Updated 3 weeks ago

2024 Low-Income Solar Incentive Programs Guide

Written by Jamie Smith , Edited by Catherine Lane

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Saving money on utility bills is one of the main advantages of adding solar panels to your home, but the high upfront cost of solar tends to be a barrier for many American families. 

Though there are solar financing options to help with upfront costs, solar is still out of reach for low-income homeowners, who could benefit the most from solar savings. According to our 2024 Solar Industry Survey, only 6% of respondents said their customer’s average annual income was under $50,000.

Some states have created programs to bring the benefits of renewable energy to low-income households at very low costs. Here’s a guide to the current low-income solar programs offered to help families gain access to clean energy in the U.S., including recent developments made by the Biden-Harris Administration.

Can you get free solar panels from the government through low-income solar programs?

Low-income solar programs don’t typically provide completely free solar panels, but they can greatly reduce installation costs. 

Most of the programs provide rebates or grants to cover the majority of rooftop solar installation costs for qualified applicants, but there may still be some costs or payments required. 

Exactly how much a low-income solar installation costs will vary with the program you qualify for, the amount of solar panels you install, and the solar company you choose.

How is “low income” defined? Most of the low-income solar programs offered in the U.S. are designed to serve families at the federally-defined threshold of “low income”. According to the U.S.  Department of Health and Human Services, low-income is generally considered households that earn at or below 80% of the area’s median income (AMI). Low-income solar programs seek to help families that struggle to keep up with their home’s energy costs.

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Low-income solar programs offered in 2024

There are a number of state, non-profit, and utility-level low-income solar programs to help qualifying homeowners get home solar panels. Although there are no federally-run low-income solar programs, the Biden-Harris Administration announced $7 billion in Solar for All funding that will create and expand low-income solar access.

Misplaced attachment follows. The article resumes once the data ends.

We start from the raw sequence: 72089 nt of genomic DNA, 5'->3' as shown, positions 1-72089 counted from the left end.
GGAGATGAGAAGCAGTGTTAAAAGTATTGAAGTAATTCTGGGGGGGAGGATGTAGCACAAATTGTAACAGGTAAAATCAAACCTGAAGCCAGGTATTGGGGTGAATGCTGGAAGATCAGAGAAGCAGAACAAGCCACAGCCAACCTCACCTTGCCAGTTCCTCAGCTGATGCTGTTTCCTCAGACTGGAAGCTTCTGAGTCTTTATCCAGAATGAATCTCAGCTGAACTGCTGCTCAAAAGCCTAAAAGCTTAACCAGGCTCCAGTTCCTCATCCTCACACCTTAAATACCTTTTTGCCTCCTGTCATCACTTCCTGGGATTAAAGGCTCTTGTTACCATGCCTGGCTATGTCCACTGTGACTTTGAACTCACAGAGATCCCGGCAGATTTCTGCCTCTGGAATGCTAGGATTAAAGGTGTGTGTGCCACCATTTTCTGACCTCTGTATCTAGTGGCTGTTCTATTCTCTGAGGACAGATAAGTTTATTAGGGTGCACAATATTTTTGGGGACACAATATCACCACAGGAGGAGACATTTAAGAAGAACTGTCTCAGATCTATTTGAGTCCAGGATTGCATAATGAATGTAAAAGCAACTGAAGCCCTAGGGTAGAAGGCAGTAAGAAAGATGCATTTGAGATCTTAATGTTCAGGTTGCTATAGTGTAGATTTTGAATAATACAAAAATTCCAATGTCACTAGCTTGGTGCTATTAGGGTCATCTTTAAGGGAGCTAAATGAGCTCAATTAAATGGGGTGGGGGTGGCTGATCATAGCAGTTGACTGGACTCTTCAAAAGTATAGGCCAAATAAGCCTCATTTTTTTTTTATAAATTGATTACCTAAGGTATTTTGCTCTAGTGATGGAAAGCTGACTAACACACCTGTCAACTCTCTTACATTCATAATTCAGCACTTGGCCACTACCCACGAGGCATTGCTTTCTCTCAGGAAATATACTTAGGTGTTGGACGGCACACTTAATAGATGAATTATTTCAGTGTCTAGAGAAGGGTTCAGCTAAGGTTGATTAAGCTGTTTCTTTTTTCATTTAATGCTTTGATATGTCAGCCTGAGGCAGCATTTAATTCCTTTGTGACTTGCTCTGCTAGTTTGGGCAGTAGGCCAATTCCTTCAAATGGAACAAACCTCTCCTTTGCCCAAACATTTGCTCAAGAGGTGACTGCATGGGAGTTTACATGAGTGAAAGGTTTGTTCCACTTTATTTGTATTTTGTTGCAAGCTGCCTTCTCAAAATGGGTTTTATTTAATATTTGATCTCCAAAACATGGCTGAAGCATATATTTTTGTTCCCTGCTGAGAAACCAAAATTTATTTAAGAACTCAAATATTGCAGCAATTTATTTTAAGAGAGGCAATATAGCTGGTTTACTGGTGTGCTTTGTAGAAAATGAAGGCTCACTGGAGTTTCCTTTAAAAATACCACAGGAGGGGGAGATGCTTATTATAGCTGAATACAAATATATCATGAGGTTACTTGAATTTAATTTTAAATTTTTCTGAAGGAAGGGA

Low-income solar programs may provide assistance with upfront costs through rebates, grants, or discounts. Others provide performance-based incentives to earn higher electricity bill savings each month. Some low-income assistance programs to reduce or eliminate solar financing costs are also available.

Here are a few of the low-income solar programs for single-family homes available in 2024. 

California Disadvantaged Communities Single Family Solar Homes Program (DAC-SASH)

California’s DAC-SASH program subsidizes the installation of solar panels for low-income single-family homes living in disadvantaged communities. The program was administered by the non-profit GRID Alternatives and offers millions in funding for incentives to help homeowners in these communities go solar every year. 

To qualify for this program, homeowners must live in one of the top 25% of most disadvantaged communities statewide, identified by the CalEnviroScreen, and also meet the income requirements outlined in the California Alternate Rates for Energy (CARE) program.

To apply: You can find further information via GRID Alternatives. The DAC-SASH program will expire at the end of 2030.

Illinois Solar for All program (ILSFA)

The Illinois Solar for All program (ILSFA) incentivizes approved installers to target low-income households. It was one of the awardees of a grant from the Biden Administration's Solar for All initiative.

ILSFA offers several participation options. Single-family homeowners and owners of multifamily residential buildings can install rooftop solar. Those who can’t install solar, like renters or nonprofit organizations, can subscribe to a community solar project through ILSFA. Also, properties occupied by nonprofit or public facilities can get a solar project installed. 

Participants see no upfront solar costs, and the ongoing costs and fees will not exceed 50% of the value of the energy generated from the solar project, among other consumer protections. 

Eligible applicants must have a household income of 80% or below the area median income or live within a designated Environmental Justice Community.

To apply: Further information can be found on the ILSFA official website, or contact an approved vendor.  

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Minnesota Xcel Energy Solar*Rewards Program